Union members rallied at the state capitol to protest sudden right-to-work legislation backed by GOP legislators and Gov. Rick Snyder.
The GOP's crusade against unions is taking center stage in Michigan, a stronghold of organized labor.
On Thursday night, with the blessing of Republican Gov. Rick Snyder, Michigan's Republican-controlled Legislature passed a trio of so-called "right-to-work" bills targeting unions in the public and private sectors. The bills would ban unions from collecting dues from nonmembers to pay for wage and benefits negotiations that benefit unionized and nonunionized workers. Right-to-work laws have the effect of draining labor unions of money and members, as seen in the 23 states where such laws are on the books. Snyder says he will sign the measures into law when they arrive on his desk, despite saying last year that right-to-work could divide the state. Michigan would become the 24th right-to-work state.
The Michigan House of Representatives voted 58-52 to pass its version of a right-to-work bill for private companies. Soon after, the state Senate passed a private-sector right-to-work law 22-16 and a similar public-sector bill 22-4. Michigan senate Democrats walked out of the chamber before the second vote, while four Senate Republicans—Tory Rocca of Sterling Heights, Tom Casperson of Escanaba, Mike Nofs of Battle Creek, and Mike Green of Mayville—voted against the right-to-work bills.
Only police and firefighters are exempt from the state Senate's public-sector right-to-work laws.
The Republican lawmakers who supported the bills said the measures give workers the freedom to join a union or not. But that's not quite right. Workers are never required to join a union. They can, in states without right-to-work laws, be required to pay some dues to a union for representing them in negotiations with management. That's because nonunion workers in that workplace benefit from a union-negotiated contract just like union members; the union can also be required to represent nonunion workers in a workplace conflict. In right-to-work states, nonunion workers who don't pay dues but benefit from union representation are called "free riders." Free riders drain union treasuries of money, economists have found, while shrinking union membership by 5 to 10 percent.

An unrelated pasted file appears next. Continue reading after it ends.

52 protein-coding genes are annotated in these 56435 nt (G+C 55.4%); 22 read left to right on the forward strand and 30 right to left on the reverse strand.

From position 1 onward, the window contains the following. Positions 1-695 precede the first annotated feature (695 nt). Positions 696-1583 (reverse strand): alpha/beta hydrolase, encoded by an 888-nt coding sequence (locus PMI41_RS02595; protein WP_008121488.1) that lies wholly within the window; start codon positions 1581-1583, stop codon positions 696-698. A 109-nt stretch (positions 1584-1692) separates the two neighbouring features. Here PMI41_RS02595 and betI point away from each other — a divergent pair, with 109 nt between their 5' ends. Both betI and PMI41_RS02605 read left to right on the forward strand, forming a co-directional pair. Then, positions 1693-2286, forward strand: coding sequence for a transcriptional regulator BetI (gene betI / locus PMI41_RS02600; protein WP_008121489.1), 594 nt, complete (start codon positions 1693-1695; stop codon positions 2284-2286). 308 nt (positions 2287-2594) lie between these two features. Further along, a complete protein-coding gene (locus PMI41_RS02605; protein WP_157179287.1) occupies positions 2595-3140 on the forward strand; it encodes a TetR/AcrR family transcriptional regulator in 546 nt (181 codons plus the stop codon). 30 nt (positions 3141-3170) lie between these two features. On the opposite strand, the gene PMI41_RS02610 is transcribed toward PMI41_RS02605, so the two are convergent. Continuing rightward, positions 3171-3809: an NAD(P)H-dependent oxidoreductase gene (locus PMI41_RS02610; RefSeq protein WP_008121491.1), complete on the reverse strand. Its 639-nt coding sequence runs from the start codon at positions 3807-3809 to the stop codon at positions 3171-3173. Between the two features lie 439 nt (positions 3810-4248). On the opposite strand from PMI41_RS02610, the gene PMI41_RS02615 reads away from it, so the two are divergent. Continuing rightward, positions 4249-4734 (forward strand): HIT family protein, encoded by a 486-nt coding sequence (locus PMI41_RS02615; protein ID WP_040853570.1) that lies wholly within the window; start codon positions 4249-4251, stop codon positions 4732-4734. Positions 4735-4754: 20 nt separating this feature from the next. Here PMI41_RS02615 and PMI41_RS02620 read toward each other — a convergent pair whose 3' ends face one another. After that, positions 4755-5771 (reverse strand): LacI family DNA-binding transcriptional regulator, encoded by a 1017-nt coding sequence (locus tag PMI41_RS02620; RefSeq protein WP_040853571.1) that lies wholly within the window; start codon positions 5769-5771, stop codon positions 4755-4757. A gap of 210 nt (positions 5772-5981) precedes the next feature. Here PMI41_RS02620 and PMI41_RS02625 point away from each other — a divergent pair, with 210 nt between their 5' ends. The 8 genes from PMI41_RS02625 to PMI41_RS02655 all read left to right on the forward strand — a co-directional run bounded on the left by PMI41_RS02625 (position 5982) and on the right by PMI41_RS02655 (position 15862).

Democrats and unions argued the bills are intended to kneecap organized labor. "This bill is not about giving people choice; this bill is about breaking unions," state Rep. Steven Lindberg (D) said, according to the Detroit Free Press.
Before the Michigan Senate voted on the right-to-work bills, Democratic state Sen. Morris Hood III read aloud a statement from the White House opposing the bills. "President Obama has long opposed so-called 'right-to-work' laws and he continues to oppose them now," the statement read. "The President believes our economy is stronger when workers get good wages and good benefits, and he opposes attempts to roll back their rights."
This November, labor unions and state Democrats had tried to preempt this turn of events. The labor-backed Proposal 2 would've permanently blocked right-to-work laws in Michigan and guaranteed collective bargaining rights in the state constitution. But only 43 percent of voters backed the ballot measure on Election Day.
There are echoes of Wisconsin's 2011 battle over workers' rights in Thursday's controversial votes in the state Legislature. Just as Wisconsin Gov. Scott Walker didn't campaign on curbing workers' rights, Michigan's Snyder had previously told the Free Press that right-to-work wasn't a priority of his. Now Snyder wants right-to-work right away, having stood alongside GOP leaders in pushing the anti-union legislation.
Unions and their supporters packed into the state capitol in downtown Lansing to protest the right-to-work bills as they did last year in Madison, Wisconsin, to stop Walker and the Wisconsin GOP from curbing bargaining rights. In Michigan, though, some supporters and opponents didn't make it inside the capitol after police briefly locked the doors and blocked the crowd outside, which included United Auto Workers president Bob King, from entering. Later, labor officials got a court order from a county circuit judge to reopen the capitol.
And just as Walker's battle with his state's unions unfolded in the state that first organized public workers, the Michigan GOP is battling labor in the birthplace of the United Auto Workers, one of the most powerful unions in history. (Mother Jones union employees, including myself, are members of UAW Local 2103.)
A senior labor official with the American Federation of State, County, and Municipal Employees (AFSCME) tells Mother Jones that unions are ramping up to persuade Snyder not to sign the right-to-work bills next week. There will be a civil disobedience training in Detroit on Saturday, workplace actions on Monday, and then on Tuesday, when the state House goes back to work, unions hope to bring thousands of protesters to Lansing—all in opposition to Michigan's right-to-work bills. "Rick Snyder is the new Scott Walker," the official says. "We'll make sure the voices of working men and women are heard in Michigan."